Grasp The Unknown and Ride It To The Future

What’s a programming boot camp really like? (That’s my hook to bring in the searches and the ad revenue.) The best way to answer this question is in the negative, by describing what it’s not. As someone who’s in their second week in one, I’m uniquely qualified to answer this. In addition, I have experience in many other forms of education and career fields, so I’ve got a lot to compare it to.

Three months of bootcamp is not going to teach you everything. The world of technology or even any single branch of it is far beyond your puny human brain’s ability to learn. Even the leading experts on some small web service that copies your Instagram posts over to Twitter has days when the service does something that it’s creator doesn’t understand. So get ready to accept the idea that even if you do become a professional software developer, you still aren’t going to be able to make your mother’s television stream Spotify audio while controlling the next track from her smartphone like the guy at the store promised she would be able to. That is actually a current problem of mine and if anyone has a suggestion, I’m listening.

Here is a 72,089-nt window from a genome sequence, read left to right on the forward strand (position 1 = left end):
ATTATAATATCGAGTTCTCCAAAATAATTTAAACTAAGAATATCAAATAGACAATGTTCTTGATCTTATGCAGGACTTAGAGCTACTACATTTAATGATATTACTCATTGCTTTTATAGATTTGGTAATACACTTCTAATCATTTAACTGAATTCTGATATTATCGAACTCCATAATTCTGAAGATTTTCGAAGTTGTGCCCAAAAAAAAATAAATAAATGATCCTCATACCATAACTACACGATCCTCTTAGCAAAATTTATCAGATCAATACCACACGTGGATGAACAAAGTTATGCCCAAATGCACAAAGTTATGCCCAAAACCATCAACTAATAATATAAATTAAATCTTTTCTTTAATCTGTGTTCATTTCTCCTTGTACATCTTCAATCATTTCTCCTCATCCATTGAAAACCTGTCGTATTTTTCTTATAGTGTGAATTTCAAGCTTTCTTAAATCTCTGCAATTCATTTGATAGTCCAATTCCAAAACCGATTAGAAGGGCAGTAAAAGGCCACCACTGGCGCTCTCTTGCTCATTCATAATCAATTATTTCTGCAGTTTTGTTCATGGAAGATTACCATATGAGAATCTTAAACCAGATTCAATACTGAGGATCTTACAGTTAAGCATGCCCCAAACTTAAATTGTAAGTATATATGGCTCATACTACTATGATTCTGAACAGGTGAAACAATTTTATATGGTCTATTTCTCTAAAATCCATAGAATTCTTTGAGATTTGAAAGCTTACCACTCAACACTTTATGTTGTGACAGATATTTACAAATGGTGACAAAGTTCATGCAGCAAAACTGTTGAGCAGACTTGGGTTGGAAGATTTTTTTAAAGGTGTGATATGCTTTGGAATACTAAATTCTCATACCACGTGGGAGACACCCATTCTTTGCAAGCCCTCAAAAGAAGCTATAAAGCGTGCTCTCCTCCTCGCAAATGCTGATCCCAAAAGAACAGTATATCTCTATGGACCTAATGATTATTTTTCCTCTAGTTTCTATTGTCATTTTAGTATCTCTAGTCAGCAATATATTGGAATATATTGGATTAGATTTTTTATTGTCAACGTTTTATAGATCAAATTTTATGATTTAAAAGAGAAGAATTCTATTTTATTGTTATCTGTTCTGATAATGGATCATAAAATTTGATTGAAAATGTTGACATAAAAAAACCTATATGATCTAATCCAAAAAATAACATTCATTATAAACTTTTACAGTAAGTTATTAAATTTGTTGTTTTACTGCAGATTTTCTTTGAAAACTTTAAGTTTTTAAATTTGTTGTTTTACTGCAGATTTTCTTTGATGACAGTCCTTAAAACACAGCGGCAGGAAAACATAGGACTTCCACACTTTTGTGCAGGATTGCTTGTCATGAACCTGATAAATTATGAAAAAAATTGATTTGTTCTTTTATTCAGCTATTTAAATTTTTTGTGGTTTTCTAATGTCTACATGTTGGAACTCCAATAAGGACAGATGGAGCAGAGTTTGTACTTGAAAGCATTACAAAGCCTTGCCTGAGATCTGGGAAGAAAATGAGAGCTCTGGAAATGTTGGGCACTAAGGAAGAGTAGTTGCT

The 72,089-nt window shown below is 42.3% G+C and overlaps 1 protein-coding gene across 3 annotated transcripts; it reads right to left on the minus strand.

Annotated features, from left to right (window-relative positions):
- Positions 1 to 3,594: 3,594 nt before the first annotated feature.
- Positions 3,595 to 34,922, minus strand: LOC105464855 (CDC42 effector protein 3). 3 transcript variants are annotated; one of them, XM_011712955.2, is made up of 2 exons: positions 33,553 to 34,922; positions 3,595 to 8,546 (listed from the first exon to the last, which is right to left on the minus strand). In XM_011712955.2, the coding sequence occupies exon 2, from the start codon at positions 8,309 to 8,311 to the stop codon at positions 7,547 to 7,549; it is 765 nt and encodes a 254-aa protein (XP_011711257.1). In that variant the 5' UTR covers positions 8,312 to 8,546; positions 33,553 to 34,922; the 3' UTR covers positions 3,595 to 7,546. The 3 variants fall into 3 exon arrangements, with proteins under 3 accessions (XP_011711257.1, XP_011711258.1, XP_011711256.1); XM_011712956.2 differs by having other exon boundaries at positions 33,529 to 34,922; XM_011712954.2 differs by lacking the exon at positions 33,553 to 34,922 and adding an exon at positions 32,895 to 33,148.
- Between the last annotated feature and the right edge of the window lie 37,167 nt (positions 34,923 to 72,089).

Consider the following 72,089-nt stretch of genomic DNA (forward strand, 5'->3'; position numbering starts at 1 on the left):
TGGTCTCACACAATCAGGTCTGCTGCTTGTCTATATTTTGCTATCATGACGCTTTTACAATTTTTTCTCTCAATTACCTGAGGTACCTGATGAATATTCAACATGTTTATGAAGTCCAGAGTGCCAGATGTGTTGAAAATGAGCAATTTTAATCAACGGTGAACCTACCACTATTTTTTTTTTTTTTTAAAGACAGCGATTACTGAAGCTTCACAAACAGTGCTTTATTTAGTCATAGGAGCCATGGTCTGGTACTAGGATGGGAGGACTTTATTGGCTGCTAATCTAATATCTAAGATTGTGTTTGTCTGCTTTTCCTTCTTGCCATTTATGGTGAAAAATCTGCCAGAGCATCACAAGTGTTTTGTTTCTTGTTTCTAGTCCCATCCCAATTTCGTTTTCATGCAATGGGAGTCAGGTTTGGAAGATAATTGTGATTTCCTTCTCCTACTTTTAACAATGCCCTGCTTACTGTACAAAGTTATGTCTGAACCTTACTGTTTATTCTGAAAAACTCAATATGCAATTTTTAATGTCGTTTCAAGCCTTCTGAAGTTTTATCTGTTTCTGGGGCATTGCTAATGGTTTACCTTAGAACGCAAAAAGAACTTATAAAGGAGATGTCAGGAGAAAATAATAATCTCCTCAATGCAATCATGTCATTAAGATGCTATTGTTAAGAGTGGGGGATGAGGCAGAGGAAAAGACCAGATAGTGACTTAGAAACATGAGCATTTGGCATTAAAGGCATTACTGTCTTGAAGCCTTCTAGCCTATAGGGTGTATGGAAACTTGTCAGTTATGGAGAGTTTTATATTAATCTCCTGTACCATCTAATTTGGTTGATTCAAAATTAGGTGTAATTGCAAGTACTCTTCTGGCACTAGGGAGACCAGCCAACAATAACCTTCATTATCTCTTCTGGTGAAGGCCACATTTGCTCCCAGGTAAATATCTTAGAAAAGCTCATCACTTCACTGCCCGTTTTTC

Instead, what the learning experience should be consists of two things. The first is getting comfortable not knowing what’s going on. And the second is getting comfortable figuring out how to change that. Most people spend most of their time doing things they know how to do. I’ve been running a plumbing company for the last few years, and if we showed up at someone’s house and tell them, “I’ve never seen a water heater like this before!,” they’re going to be concerned. Software is different. Software is always changing. Someone is always adding pieces to make things better or faster or easier. And you have to learn those new things.

If regular people, let’s say a mechanic, worked like I do, they’d start the day with a new car they’ve never seen. They would know so little about it, that when they googled questions, the things they found would be other obviously ignorant people asking questions that made it clear they had no idea what’s going on. “I injected the key into the fuel tank and spun the wheel three times, but the engine doesn’t seem to be starting.” But you’re going to learn a lot.

Only through discomfort can you grow. Humans can get used to anything. Being in a world of unknowns is hard at first. But you spend enough time there, and you get used to it. You grow comfortable with grabbing hold of the unknown and holding on until you figure it out. And then one day, you’re web service starts reliably changing your ‘grams to tweets and you know, you’ve made it.

Nah, it’s gonna break tomorrow when you show it to the investors.